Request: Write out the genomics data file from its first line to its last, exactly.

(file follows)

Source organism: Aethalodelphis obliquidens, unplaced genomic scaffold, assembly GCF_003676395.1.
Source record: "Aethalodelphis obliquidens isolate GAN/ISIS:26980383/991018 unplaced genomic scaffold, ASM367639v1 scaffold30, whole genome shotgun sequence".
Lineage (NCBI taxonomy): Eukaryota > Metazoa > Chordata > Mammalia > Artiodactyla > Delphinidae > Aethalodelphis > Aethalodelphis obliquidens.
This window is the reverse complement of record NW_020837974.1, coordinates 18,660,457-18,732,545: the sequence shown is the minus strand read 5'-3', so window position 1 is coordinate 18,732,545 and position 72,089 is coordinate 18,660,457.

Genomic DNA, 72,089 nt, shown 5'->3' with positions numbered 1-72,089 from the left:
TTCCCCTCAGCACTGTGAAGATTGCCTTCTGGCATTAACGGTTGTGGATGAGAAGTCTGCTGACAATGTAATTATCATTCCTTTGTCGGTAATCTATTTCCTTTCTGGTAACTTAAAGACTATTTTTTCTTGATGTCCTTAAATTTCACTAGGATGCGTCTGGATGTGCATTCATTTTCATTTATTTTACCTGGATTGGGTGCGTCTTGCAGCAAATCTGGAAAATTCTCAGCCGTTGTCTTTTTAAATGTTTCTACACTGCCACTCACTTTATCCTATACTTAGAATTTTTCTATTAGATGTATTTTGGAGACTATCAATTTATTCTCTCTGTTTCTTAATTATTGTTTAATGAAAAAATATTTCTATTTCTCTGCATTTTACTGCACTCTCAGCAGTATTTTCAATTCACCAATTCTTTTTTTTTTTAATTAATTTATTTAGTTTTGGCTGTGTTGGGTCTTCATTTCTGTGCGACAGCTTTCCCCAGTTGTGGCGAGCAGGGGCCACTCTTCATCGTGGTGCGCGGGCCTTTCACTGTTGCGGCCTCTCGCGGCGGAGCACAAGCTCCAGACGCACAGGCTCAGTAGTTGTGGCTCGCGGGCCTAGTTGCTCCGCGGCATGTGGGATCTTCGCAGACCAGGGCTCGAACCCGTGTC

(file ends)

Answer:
Source organism: Aethalodelphis obliquidens, unplaced genomic scaffold, assembly GCF_003676395.1.
Source record: "Aethalodelphis obliquidens isolate GAN/ISIS:26980383/991018 unplaced genomic scaffold, ASM367639v1 scaffold30, whole genome shotgun sequence".
Lineage (NCBI taxonomy): Eukaryota > Metazoa > Chordata > Mammalia > Artiodactyla > Delphinidae > Aethalodelphis > Aethalodelphis obliquidens.
This window is the reverse complement of record NW_020837974.1, coordinates 18,660,457-18,732,545: the sequence shown is the minus strand read 5'-3', so window position 1 is coordinate 18,732,545 and position 72,089 is coordinate 18,660,457.

Genomic DNA, 72,089 nt, shown 5'->3' with positions numbered 1-72,089 from the left:
TTCCCCTCAGCACTGTGAAGATTGCCTTCTGGCATTAACGGTTGTGGATGAGAAGTCTGCTGACAATGTAATTATCATTCCTTTGTCGGTAATCTATTTCCTTTCTGGTAACTTAAAGACTATTTTTTCTTGATGTCCTTAAATTTCACTAGGATGCGTCTGGATGTGCATTCATTTTCATTTATTTTACCTGGATTGGGTGCGTCTTGCAGCAAATCTGGAAAATTCTCAGCCGTTGTCTTTTTAAATGTTTCTACACTGCCACTCACTTTATCCTATACTTAGAATTTTTCTATTAGATGTATTTTGGAGACTATCAATTTATTCTCTCTGTTTCTTAATTATTGTTTAATGAAAAAATATTTCTATTTCTCTGCATTTTACTGCACTCTCAGCAGTATTTTCAATTCACCAATTCTTTTTTTTTTTAATTAATTTATTTAGTTTTGGCTGTGTTGGGTCTTCATTTCTGTGCGACAGCTTTCCCCAGTTGTGGCGAGCAGGGGCCACTCTTCATCGTGGTGCGCGGGCCTTTCACTGTTGCGGCCTCTCGCGGCGGAGCACAAGCTCCAGACGCACAGGCTCAGTAGTTGTGGCTCGCGGGCCTAGTTGCTCCGCGGCATGTGGGATCTTCGCAGACCAGGGCTCGAACCCGTGTC